The responsibility for collecting and paying New York sales and use tax may shift depending on your status as a marketplace provider or marketplace seller. Marketplace providers are those businesses that provide marketplace sellers with a forum for offering their tangible property and collects the receipts from the customer after a sale (e.g., Amazon, eBay, Etsy, etc.). New York generally considers marketplace providers as vendors, and they must also register to report and pay sales tax by obtaining a certificate of authority. In comparison, a marketplace seller is anyone who agrees to have a marketplace provider sell their property. Marketplace providers are only responsible for the tax that is related to sale of tangible personal property, which means marketplace sellers must collect and pay the sales tax for things that New York does not classify as tangible personal property like:
- Passenger car rentals
- Restaurant food
- Hotel occupancy
- Admission to a place of amusement
Protecting Yourself from New York Sales Tax Liability as a Marketplace Seller
Despite marketplace providers having sales tax collection and reporting obligations, New York can still impose liability on marketplace sellers for the sales tax related to their tangible property. Except for cases where both parties are affiliated, marketplace providers can obtain relief for failing to collect sales tax when the cause is the insufficient or incorrect information from the marketplace seller. New York considers marketplace providers and sellers affiliated when an ownership interest of more than 5% exists by one over the other.
Marketplace sellers can protect themselves from unnecessary sales tax liability by supplying their marketplace providers with accurate information and by retaining a Marketplace Provider Certificate of Collection. The Certificate of Collection (Form ST-150) is an acknowledgment from your marketplace provider that they are responsible for collecting the tax when selling your property. Sometimes, marketplace providers will provide a publicly available statement in lieu of Form ST-150, but marketplace sellers should still retain evidence of this public statement in case of a dispute over sales tax responsibility.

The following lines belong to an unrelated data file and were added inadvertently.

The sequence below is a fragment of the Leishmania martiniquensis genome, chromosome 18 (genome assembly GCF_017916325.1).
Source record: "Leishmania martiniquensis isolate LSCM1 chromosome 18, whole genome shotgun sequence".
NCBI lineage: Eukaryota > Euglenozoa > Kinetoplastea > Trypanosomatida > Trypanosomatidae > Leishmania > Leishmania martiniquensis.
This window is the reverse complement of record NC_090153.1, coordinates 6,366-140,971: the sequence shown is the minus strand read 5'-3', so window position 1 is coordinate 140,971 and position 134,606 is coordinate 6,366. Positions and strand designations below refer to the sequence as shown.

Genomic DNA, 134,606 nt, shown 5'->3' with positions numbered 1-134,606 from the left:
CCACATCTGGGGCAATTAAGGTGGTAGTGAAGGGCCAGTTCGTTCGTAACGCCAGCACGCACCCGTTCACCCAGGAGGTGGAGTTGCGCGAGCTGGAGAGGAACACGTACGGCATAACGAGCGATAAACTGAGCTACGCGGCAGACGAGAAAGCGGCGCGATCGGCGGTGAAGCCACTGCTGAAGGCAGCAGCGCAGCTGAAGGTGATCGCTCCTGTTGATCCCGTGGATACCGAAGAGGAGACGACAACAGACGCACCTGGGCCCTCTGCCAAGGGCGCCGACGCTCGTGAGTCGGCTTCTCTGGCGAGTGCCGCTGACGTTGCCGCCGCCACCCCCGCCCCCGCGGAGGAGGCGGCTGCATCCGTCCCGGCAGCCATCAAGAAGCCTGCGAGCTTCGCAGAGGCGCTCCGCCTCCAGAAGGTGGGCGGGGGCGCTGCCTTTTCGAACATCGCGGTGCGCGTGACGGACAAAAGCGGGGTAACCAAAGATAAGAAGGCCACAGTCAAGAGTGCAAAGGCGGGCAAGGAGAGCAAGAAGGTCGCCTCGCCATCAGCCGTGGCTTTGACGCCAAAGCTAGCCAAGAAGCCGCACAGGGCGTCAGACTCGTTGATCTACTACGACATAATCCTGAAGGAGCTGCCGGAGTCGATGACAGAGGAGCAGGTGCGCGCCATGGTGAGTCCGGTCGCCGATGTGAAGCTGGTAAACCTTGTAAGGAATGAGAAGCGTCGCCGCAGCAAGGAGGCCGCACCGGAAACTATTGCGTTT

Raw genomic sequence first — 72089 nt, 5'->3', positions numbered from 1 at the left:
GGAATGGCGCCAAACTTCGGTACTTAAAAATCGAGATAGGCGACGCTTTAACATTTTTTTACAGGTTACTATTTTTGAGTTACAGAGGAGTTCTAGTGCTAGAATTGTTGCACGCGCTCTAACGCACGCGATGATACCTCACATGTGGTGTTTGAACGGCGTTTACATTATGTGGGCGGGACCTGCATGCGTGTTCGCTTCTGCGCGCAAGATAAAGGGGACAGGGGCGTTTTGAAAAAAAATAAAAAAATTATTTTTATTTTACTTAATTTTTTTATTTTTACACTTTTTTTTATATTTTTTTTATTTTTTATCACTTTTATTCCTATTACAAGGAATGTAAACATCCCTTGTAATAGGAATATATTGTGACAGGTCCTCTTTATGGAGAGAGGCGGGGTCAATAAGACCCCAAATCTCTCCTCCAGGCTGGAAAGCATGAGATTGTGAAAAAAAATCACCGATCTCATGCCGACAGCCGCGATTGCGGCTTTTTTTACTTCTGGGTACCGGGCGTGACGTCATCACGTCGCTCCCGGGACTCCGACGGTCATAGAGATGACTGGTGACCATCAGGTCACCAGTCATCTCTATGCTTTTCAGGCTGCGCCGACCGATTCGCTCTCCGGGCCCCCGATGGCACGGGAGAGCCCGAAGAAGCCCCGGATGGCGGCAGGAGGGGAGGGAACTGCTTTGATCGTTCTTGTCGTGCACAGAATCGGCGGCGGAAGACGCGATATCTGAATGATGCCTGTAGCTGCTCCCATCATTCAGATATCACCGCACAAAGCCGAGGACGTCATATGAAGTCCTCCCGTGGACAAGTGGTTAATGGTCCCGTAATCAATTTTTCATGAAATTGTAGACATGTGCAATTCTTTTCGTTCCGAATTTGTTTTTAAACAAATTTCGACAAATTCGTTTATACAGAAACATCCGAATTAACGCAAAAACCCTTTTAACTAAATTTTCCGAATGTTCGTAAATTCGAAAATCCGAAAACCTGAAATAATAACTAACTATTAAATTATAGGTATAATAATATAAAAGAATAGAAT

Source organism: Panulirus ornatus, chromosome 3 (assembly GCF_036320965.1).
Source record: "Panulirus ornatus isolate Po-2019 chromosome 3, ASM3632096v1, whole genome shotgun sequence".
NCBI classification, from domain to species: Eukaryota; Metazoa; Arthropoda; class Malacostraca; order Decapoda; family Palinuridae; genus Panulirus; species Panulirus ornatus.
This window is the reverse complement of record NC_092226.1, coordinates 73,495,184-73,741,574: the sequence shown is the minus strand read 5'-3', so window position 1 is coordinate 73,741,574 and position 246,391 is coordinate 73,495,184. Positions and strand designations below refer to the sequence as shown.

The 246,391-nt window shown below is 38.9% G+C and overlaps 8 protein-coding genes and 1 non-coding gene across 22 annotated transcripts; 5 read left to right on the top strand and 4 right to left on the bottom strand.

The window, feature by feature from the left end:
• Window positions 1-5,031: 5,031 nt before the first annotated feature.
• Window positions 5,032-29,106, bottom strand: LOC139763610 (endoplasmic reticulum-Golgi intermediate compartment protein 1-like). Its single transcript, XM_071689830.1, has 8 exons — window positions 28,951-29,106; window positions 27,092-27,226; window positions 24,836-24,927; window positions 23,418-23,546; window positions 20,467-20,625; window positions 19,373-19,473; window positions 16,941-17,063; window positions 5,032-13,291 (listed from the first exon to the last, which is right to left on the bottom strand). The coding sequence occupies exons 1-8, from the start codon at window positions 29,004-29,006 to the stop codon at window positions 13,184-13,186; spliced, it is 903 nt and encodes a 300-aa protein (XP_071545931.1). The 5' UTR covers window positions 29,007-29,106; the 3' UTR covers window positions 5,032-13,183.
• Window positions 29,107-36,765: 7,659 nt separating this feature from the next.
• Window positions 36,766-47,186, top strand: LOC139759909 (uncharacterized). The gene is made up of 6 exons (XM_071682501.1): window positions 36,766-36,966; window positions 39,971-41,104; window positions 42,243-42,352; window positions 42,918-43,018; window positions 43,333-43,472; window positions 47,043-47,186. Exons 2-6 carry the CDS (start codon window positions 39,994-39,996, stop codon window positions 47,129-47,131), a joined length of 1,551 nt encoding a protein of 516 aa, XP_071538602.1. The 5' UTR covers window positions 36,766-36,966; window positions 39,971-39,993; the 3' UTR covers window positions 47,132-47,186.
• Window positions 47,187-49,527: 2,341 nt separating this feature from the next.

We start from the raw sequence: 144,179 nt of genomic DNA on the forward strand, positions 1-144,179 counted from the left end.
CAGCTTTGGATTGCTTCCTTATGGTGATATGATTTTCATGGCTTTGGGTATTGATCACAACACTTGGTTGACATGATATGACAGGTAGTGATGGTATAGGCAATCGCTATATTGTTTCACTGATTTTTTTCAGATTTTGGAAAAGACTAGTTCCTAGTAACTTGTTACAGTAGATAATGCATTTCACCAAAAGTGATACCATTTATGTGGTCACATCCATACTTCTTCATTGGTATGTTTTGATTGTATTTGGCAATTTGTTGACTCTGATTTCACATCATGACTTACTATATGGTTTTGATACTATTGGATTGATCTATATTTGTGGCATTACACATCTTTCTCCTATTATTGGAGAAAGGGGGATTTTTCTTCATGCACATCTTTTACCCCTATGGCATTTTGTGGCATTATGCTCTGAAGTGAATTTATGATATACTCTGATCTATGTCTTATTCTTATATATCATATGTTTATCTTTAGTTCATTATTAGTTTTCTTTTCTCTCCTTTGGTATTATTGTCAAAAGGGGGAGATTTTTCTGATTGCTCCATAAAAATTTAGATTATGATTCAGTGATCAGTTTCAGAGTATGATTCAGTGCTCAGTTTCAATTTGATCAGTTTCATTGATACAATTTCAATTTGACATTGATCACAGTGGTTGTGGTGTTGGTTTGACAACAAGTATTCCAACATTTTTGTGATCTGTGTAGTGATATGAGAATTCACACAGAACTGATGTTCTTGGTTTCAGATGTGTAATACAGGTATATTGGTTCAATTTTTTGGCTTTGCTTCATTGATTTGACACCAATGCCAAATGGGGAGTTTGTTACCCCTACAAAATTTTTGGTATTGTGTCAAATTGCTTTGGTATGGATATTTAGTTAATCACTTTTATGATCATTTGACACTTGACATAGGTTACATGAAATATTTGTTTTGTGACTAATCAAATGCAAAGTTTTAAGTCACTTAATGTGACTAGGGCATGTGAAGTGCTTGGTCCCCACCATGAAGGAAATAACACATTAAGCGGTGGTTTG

How New York Sales Tax Applies to Related Delivery Charges
When you sell tangible property online, you likely pass the cost of delivery onto the purchaser either through a separately stated charge on the invoice or by incorporating the cost into the total purchase price. New York sales tax will generally apply to those additional delivery charges when they are for taxable property, which broadly includes charges labeled for things like postage, transportation, handling, etc. For example, the sale of a $100 table with a delivery fee of $10 would equate to sales tax on the total price of $110.
Properly calculating sales tax on delivery charges becomes more challenging when your delivery fee involves both taxable and nontaxable property. How you apply New York sales tax will depend on how you state the delivery charge on the invoice. If you only state one delivery charge, then New York will assume the total delivery charge applies to the taxable property (which means sales tax applies to the entire delivery fee). However, you can fairly allocate the delivery cost between the taxable and nontaxable property and only pay sales tax on the delivery charge for the taxable property.
Get Professional Help with New York Sales Tax as an Online Vendor
Audits and disputes frequently arise for online vendors because of the different parties that can be responsible for the ultimate payment of tax from an internet sale. In some cases, the purchaser is responsible because you don’t qualify as a vendor in New York. Alternatively, your marketplace provider could be liable for unpaid sales tax involving your tangible property. When sales tax issues arise for your business, you may find it helpful to meet with one of our sales tax professionals about audit defense. We give clients the support and representation they need to protest unfair sales tax assessments from the NYDTF. We also offer consultations to help with your current sales tax business practices and reduce the risk of future audits or penalties.
Schedule a free consultation for your questions on New York sales and use tax for your internet sales.